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Please use this identifier to cite or link to this item: http://hdl.handle.net/1942/14757

Title: A mathematical model for HIV and hepatitis C co-infection and its assessment from a statistical
Authors: Castro Sanchez, Amparo Yovanna
Aerts, Marc
Shkedy, Ziv
Vickerman, Peter
Faggiano, Fabrizio
Salamina, Giuseppe
Hens, Niel
Issue Date: 2013
Citation: Epidemics, 5 (1), p. 56-66
Abstract: The hepatitis C virus (HCV) and the human immunodeficiency virus (HIV) are a clear threat for public health, with high prevalences especially in high risk groups such as injecting drug users. People with HIV infection who are also infected by HCV suffer from a more rapid progression to HCV-related liver disease and have an increased risk for cirrhosis and liver cancer. Quantifying the impact of HIV and HCV co-infection is therefore of great importance. We propose a new joint mathematical model accounting for co-infection with the two viruses in the context of injecting drug users (IDUs). Statistical concepts and methods are used to assess the model from a statistical perspective, in order to get further insights in: (i) the comparison and selection of optional model components, (ii) the unknown values of the numerous model parameters, (iii) the parameters to which the model is most ‘sensitive’ and (iv) the combinations or patterns of values in the high-dimensional parameter space which are most supported by the data. Data from a longitudinal study of heroin users in Italy are used to illustrate the application of the proposed joint model and its statistical assessment. The parameters associated with contact rates (sharing syringes) and the transmission rates per syringe-sharing event are shown to play a major role.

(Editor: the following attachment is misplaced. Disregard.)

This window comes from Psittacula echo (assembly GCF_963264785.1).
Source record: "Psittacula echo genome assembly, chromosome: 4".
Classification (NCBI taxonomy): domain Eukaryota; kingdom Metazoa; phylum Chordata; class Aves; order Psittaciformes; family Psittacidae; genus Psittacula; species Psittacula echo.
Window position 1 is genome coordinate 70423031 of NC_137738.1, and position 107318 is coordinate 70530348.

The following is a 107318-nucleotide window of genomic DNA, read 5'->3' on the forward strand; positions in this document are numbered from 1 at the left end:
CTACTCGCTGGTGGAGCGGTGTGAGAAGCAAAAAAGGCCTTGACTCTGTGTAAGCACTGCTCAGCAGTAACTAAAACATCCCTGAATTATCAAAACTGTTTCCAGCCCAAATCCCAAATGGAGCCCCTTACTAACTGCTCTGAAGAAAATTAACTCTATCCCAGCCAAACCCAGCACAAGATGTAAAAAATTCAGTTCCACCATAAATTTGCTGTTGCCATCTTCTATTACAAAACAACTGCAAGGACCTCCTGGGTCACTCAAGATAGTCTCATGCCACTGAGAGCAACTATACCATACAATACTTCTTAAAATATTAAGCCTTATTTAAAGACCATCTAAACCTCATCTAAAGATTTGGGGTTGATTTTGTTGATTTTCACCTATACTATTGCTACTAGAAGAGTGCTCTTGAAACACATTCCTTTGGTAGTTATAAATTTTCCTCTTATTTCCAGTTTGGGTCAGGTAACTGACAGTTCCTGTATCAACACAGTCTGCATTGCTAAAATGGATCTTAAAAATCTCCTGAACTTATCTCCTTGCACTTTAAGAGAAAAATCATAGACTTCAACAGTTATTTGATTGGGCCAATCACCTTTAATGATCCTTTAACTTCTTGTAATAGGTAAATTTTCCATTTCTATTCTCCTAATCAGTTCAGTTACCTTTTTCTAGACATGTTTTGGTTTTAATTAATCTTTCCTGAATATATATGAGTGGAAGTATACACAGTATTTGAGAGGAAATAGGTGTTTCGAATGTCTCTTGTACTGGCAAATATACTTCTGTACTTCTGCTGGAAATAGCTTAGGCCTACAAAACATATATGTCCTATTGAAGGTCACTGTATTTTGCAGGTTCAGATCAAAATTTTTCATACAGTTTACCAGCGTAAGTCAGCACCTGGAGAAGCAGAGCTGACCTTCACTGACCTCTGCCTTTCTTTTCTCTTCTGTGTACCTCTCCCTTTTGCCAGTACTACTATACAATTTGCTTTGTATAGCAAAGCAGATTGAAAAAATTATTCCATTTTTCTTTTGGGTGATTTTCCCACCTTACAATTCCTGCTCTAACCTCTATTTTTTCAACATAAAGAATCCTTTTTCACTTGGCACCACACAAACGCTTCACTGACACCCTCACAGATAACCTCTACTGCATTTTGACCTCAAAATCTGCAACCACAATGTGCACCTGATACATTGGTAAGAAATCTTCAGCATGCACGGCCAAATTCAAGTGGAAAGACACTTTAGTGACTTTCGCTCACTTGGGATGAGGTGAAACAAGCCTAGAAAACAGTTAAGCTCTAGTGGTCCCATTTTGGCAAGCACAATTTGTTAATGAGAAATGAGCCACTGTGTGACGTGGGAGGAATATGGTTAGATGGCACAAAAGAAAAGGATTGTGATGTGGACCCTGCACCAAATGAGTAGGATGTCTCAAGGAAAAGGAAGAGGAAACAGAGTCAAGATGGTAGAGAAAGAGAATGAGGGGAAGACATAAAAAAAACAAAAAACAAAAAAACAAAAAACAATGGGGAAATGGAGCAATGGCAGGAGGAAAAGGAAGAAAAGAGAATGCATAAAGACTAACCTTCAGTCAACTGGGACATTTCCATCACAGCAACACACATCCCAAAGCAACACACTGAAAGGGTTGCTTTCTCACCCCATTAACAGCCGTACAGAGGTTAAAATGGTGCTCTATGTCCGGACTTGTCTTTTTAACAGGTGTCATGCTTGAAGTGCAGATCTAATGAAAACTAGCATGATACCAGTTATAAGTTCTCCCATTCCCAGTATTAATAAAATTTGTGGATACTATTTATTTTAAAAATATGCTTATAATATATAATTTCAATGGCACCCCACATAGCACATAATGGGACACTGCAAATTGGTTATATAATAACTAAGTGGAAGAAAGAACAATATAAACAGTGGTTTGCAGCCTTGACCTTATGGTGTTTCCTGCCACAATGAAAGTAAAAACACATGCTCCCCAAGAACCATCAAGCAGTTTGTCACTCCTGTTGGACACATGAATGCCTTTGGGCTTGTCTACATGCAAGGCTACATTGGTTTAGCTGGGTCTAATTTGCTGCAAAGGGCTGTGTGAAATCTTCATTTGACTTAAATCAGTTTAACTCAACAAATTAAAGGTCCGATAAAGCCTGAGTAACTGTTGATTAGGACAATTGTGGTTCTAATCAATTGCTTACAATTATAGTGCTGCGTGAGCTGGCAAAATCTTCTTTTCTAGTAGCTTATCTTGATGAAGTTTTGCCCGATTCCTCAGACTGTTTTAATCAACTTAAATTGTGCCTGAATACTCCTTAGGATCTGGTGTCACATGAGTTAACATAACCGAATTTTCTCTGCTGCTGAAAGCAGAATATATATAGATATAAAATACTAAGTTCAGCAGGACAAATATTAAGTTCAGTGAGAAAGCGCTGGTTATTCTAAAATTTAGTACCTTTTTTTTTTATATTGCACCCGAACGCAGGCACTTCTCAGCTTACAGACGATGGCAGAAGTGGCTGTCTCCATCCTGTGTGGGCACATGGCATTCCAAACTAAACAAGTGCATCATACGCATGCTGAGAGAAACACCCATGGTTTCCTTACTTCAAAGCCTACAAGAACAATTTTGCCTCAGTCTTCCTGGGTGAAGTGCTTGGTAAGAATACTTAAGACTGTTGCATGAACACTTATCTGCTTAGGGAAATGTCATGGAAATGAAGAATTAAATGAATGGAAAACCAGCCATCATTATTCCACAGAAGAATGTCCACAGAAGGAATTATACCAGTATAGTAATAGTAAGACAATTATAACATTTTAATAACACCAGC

Notes: Highlights: We propose a model for HIV and HCV co-infection for injecting drug users. We present statistical concepts and methods to assess the mathematical model. The model considers biological complexities in the transmission of HCV and HIV. The methods are applied to data from a longitudinal study of heroin users in Italy. Sharing syringes rates and transmission probabilities rates play a major role.
URI: http://hdl.handle.net/1942/14757
DOI: 10.1016/j.epidem.2013.01.002
ISI #: 000315356200006
ISSN: 1755-4365
Category: A1
Type: Journal Contribution
Validation: ecoom, 2014
Appears in Collections: Research publications

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